Statement at the First Plenary Session of the International Meeting on Cooperation and Development in Cancun, Mexico

October 22, 1981

I am honored to be with all of you on this historic occasion.

In many ways, this summit is not ours alone. It belongs to the millions who look to us for help and for hope. If they could speak to us today, I believe they might tell us that words are cheap, that cooperative action is needed -- and needed now. In their name, let us join together and move forward. Let us meet the challenge of charting a strategic course for global economic growth and development for all nations.

Each of us comes to Cancun from a different domestic setting, where our major responsibilities are found. My own government has devoted much of the past year to developing a plan of action to strengthen our economy. For years, our government has overspent, overtaxed, and overregulated, causing our growth rates to decline and our inflation and interest rates to rise. We have taken bold measures to correct these problems, and we are confident they will succeed -- not tomorrow, nor next week, but over the months and years ahead.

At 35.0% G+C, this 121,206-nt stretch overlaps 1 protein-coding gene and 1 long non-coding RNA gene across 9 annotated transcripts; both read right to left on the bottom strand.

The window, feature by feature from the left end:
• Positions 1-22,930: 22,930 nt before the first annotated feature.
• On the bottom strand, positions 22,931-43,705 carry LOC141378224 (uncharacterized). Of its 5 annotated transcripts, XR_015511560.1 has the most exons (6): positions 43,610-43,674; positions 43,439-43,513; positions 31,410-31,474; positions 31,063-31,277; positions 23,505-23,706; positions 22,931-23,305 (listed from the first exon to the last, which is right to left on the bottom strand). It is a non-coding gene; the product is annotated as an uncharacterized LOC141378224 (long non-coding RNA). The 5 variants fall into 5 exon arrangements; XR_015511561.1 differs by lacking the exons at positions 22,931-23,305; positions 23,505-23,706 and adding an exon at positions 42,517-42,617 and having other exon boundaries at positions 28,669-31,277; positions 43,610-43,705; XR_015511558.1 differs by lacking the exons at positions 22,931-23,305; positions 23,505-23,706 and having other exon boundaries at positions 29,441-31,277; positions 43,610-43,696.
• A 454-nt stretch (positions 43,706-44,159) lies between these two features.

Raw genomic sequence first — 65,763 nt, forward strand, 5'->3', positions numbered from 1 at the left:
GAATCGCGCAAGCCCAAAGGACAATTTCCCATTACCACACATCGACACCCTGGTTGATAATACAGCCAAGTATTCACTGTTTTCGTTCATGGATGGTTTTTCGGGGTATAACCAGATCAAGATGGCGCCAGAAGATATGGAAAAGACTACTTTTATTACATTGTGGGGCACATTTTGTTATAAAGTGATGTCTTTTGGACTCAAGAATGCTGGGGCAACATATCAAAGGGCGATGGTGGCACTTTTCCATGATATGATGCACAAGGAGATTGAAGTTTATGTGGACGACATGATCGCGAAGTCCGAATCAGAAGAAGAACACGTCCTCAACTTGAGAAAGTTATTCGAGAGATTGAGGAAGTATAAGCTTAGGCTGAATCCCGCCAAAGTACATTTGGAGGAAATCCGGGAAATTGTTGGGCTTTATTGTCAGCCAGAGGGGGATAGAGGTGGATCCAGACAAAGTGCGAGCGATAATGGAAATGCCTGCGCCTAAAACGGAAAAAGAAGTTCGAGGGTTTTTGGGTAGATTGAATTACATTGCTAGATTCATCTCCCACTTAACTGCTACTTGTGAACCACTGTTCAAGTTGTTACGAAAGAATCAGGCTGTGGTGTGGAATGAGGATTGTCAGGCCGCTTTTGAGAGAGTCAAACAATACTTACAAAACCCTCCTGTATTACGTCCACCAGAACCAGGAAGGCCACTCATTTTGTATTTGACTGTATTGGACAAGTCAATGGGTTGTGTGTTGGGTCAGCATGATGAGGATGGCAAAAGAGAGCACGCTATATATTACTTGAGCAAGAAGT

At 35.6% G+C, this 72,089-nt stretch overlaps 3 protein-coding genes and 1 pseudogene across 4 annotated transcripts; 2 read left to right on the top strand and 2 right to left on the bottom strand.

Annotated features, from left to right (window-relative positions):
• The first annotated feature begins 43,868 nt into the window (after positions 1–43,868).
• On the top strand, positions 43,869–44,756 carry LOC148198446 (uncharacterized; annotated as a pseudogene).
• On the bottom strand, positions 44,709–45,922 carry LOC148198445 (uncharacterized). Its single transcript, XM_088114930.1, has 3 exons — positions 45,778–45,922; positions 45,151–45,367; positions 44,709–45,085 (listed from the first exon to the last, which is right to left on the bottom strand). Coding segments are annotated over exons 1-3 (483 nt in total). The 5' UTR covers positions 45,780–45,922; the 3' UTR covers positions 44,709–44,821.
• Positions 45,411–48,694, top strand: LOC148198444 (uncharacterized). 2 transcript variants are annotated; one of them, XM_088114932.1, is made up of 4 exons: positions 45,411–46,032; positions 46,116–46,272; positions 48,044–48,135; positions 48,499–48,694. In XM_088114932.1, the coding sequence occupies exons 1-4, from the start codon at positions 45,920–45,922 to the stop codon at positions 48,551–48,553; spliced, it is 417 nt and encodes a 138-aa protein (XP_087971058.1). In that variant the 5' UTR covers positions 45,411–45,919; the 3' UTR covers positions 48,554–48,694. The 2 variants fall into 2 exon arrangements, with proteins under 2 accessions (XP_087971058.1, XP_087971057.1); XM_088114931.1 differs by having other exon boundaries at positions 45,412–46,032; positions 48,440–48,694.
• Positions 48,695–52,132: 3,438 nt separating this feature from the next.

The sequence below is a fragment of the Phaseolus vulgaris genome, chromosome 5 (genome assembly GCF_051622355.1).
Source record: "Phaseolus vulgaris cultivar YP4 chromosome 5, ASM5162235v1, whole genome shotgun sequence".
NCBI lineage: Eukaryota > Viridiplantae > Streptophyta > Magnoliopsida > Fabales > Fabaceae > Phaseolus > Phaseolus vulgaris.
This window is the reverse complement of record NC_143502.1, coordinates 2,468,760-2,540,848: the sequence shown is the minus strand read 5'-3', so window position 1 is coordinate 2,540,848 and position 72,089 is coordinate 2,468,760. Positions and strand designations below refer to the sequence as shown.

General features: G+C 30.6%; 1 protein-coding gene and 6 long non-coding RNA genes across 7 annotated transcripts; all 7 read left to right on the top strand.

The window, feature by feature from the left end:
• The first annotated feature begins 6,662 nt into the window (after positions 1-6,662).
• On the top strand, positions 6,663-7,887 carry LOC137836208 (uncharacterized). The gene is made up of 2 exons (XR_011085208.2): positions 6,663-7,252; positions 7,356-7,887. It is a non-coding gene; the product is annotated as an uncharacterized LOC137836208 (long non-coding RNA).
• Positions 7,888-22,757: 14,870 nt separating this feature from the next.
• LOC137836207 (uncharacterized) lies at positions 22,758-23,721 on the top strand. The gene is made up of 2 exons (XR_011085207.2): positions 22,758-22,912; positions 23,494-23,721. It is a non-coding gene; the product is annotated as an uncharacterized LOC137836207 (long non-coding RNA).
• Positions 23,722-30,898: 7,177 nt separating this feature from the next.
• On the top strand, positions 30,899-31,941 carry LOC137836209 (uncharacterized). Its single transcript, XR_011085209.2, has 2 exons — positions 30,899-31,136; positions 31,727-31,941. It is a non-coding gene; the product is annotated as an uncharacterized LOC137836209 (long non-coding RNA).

We believe restoring sound economic policies at home represents one of the most important contributions the U.S. can cake to greater growth and development abroad. The actions we are taking will renew confidence in the dollar, strengthen our demand for imports, hold down inflation, reduce interest rates and the cost of borrowing, and increase resurces for foreign investment.

I have also had a chance to study and discuss with various leaders the domestic problems you face. I know how diverse and serious they are. For the poorest countries, more food and energy are urgently needed, while raising productivity through education, better health and nutrition, and the acquisition of basic facilities such as roads and ports represent longer-term goals.

Middle-income countries need foreign capital, technical assistance, and the development of basic skills to improve their economic climate and credit worthiness in international capital markets. The more advanced developing nations, which already benefit from the internation economy, need increasing access to markets to sustain their development.